Keeping kids protected from online predators is one concern, but another challenge for parents is helping them avoid sharing things on their social media accounts that might put a bump in the road on their path to a bright future.
If you’re a parent in California, you’ve likely heard of a recently-passed law that will allow kids under the age of 18 a free pass to delete those big mistakes before a prospective employer or college admissions committee sees them. This bill, the first of its kind in our country, gives teens a chance to take action when hindsight becomes 20/20.
We all know teens can be impetuous and that they might (ahem) find it difficult to see the big picture as it relates to their online lives. For example, how might today’s risqué Facebook pic impact their college or job prospects? In this age of snap-it-post-it-share-it-now, teen antics (aided by apps that fuel impulsiveness) can go viral pretty quickly – and there’s a digital record of those questionable hijinks left as a reminder even after the furor dies down. If you’re like us, you’ve likely had a moment or two of reflection on your decisions as a teen and thanked heavens that social media wasn’t around back then. (I mean, just kidding, we never did anything questionable as teens. Nope. Not us.)
The California law requires websites to provide a tool with which minors (kids under the age of 18) can remove posted photos they’d rather forget were ever taken, thereby digitally erasing any potential embarrassment. California Senate leader Darrell Steinberg said that minors “deserve the right to remove this material that could haunt them for years to come.”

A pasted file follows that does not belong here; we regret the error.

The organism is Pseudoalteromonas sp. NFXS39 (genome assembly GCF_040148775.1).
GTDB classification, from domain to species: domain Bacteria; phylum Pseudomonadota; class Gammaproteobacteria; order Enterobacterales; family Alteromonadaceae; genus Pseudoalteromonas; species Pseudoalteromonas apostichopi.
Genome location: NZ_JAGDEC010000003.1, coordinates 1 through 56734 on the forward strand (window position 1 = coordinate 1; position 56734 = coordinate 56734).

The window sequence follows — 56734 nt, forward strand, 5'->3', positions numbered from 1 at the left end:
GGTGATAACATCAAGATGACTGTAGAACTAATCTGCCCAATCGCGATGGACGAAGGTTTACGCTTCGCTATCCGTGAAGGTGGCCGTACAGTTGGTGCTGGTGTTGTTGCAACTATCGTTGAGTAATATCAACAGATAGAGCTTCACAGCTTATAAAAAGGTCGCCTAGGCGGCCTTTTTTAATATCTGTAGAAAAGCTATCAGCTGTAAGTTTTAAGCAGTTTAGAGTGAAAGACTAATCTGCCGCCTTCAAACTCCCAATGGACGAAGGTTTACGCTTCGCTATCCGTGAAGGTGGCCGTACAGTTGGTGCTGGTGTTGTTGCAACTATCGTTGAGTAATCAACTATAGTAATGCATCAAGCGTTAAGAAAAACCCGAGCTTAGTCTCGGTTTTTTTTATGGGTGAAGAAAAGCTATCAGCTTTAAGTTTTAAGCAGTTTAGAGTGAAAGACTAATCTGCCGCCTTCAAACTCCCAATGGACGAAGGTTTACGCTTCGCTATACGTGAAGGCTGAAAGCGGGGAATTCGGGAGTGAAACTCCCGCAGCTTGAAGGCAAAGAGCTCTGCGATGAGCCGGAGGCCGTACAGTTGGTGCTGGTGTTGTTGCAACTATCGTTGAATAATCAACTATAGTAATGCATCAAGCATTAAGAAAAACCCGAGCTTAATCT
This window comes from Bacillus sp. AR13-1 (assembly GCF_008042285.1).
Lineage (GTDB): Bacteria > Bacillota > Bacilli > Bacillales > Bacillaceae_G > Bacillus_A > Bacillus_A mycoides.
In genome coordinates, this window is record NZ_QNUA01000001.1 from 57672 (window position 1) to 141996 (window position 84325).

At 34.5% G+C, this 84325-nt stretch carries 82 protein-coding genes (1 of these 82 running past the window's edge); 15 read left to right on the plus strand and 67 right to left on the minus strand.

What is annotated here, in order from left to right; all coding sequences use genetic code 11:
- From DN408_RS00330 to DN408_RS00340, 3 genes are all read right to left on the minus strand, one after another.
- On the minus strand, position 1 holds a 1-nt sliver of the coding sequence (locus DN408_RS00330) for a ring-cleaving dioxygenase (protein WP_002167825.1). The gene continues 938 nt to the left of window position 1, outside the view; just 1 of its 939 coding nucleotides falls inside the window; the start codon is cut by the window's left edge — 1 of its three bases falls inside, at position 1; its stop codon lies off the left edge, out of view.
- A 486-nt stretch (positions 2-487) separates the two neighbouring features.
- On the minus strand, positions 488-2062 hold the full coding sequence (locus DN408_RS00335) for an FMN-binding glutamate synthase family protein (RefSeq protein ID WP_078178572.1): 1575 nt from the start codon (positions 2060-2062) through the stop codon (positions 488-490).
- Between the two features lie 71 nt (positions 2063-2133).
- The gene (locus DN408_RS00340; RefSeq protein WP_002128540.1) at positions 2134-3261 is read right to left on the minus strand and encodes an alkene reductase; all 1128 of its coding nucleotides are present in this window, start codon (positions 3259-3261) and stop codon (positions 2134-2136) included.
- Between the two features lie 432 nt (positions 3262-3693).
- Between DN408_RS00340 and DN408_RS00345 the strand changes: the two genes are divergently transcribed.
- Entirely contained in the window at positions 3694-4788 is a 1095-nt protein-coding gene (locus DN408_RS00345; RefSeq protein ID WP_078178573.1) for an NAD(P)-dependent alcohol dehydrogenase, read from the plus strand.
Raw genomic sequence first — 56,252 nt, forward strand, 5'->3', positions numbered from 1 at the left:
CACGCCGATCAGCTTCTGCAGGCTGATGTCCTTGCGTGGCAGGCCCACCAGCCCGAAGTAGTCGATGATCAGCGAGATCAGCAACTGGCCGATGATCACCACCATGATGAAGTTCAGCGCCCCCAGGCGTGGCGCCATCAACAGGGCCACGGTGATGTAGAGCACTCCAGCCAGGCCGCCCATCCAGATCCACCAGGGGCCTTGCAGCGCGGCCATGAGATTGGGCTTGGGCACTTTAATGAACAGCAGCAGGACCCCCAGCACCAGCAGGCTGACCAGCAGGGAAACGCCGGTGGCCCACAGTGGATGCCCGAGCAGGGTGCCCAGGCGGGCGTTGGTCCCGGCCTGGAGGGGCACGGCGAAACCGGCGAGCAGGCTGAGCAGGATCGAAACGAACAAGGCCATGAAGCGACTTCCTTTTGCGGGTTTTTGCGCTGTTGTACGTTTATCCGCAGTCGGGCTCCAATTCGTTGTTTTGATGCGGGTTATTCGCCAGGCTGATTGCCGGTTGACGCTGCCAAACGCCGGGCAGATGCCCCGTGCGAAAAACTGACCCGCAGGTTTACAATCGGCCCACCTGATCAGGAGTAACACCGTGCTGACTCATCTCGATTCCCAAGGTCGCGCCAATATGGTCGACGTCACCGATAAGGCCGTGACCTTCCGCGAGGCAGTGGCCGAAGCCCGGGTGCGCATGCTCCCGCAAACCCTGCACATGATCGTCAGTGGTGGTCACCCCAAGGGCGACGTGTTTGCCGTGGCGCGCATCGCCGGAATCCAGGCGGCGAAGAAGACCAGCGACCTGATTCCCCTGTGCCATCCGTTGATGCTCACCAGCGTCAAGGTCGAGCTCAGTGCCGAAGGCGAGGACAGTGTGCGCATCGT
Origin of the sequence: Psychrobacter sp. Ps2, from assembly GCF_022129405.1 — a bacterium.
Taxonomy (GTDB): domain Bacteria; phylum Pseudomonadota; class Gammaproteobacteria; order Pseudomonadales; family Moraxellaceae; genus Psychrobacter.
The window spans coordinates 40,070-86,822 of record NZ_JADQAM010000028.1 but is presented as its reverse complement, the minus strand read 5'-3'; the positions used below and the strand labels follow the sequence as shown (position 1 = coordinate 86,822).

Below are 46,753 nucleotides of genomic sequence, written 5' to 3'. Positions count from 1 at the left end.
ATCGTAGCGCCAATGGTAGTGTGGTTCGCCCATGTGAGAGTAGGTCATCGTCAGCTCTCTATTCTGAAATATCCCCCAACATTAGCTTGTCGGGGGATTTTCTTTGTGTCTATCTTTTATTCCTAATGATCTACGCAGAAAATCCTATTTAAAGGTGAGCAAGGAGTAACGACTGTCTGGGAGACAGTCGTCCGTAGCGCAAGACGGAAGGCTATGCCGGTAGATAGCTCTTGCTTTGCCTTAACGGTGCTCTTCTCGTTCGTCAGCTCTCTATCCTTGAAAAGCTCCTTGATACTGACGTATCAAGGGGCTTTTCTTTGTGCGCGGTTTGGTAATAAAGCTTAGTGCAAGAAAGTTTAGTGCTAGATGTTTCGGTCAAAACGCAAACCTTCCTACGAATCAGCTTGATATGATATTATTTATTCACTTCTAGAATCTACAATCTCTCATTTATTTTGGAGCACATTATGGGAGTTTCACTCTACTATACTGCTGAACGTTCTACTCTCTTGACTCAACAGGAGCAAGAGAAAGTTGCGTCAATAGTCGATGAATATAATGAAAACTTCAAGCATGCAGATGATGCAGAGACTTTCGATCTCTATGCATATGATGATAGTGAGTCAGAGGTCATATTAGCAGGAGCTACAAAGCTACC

While this is nice, and a good first move on the part of the State of California to focus on the issue of the Internet and teen safety– it’s not exactly a whole lot of protection for teens. The reality is that anything, anywhere can be screen-captured the moment it is shared. And saved. And shared. By someone other than the person who originally posted and shared the content.
Think about it this way: I could post a picture that I later decide is a bad idea, and remove it using these “remove” options that will have to be provided by sites like Facebook, Twitter, Tumblr and others. But that doesn’t preclude someone who knows me from capturing what I’ve shared and then sharing it somewhere else. I’m pretty sure this law doesn’t permit minors to remove anything that pertains to them online, only that which they created/shared. But you know what? It’s a first step—and that’s something. At least people are paying attention to the dangers posed to young people online and trying to put measures in place to protect them.
There are some groups that oppose the bill and say that it may lead to some websites banning minors from using their sites at all. I don’t really see that happening, do you?
What do you think? Is this “do-over” button a good move or not such a big thing? I know this is a topic that many of you are as passionate about as I am—I’d love to hear what you think.
Other Resources On This Topic:
NSTEens.com, an online resource for teens and tweens helping them make better decisions online. Also a resource for parents and teachers.
Image Source: Pediatrics Now